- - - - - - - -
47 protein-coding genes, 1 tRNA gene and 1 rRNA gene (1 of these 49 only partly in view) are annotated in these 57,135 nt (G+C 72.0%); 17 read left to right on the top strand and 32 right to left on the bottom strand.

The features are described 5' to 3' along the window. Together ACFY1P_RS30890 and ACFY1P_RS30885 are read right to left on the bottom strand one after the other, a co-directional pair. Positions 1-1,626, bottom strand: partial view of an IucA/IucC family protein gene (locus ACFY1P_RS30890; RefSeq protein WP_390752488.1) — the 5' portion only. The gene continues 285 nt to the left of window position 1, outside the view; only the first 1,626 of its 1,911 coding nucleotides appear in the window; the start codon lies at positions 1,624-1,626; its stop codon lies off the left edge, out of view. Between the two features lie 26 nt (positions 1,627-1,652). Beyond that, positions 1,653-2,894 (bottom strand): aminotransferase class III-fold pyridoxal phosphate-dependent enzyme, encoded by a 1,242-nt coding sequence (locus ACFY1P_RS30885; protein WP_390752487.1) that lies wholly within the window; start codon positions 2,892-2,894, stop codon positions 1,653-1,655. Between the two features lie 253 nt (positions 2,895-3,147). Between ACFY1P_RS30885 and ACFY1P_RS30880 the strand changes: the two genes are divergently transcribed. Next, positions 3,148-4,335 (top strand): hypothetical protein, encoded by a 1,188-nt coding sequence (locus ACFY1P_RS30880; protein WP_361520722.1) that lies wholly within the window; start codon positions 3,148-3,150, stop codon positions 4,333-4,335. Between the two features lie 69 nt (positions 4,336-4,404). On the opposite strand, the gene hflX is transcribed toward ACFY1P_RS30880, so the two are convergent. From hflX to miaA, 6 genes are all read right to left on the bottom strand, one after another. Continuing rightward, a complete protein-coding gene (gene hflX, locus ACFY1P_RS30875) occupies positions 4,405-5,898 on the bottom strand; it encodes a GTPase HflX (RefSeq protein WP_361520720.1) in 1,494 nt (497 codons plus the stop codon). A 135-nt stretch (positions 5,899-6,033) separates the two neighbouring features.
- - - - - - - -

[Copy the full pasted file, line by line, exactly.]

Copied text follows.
47 protein-coding genes, 1 tRNA gene and 1 rRNA gene (1 of these 49 only partly in view) are annotated in these 57,135 nt (G+C 72.0%); 17 read left to right on the top strand and 32 right to left on the bottom strand.

The features are described 5' to 3' along the window. Together ACFY1P_RS30890 and ACFY1P_RS30885 are read right to left on the bottom strand one after the other, a co-directional pair. Positions 1-1,626, bottom strand: partial view of an IucA/IucC family protein gene (locus ACFY1P_RS30890; RefSeq protein WP_390752488.1) — the 5' portion only. The gene continues 285 nt to the left of window position 1, outside the view; only the first 1,626 of its 1,911 coding nucleotides appear in the window; the start codon lies at positions 1,624-1,626; its stop codon lies off the left edge, out of view. Between the two features lie 26 nt (positions 1,627-1,652). Beyond that, positions 1,653-2,894 (bottom strand): aminotransferase class III-fold pyridoxal phosphate-dependent enzyme, encoded by a 1,242-nt coding sequence (locus ACFY1P_RS30885; protein WP_390752487.1) that lies wholly within the window; start codon positions 2,892-2,894, stop codon positions 1,653-1,655. Between the two features lie 253 nt (positions 2,895-3,147). Between ACFY1P_RS30885 and ACFY1P_RS30880 the strand changes: the two genes are divergently transcribed. Next, positions 3,148-4,335 (top strand): hypothetical protein, encoded by a 1,188-nt coding sequence (locus ACFY1P_RS30880; protein WP_361520722.1) that lies wholly within the window; start codon positions 3,148-3,150, stop codon positions 4,333-4,335. Between the two features lie 69 nt (positions 4,336-4,404). On the opposite strand, the gene hflX is transcribed toward ACFY1P_RS30880, so the two are convergent. From hflX to miaA, 6 genes are all read right to left on the bottom strand, one after another. Continuing rightward, a complete protein-coding gene (gene hflX, locus ACFY1P_RS30875) occupies positions 4,405-5,898 on the bottom strand; it encodes a GTPase HflX (RefSeq protein WP_361520720.1) in 1,494 nt (497 codons plus the stop codon). A 135-nt stretch (positions 5,899-6,033) separates the two neighbouring features.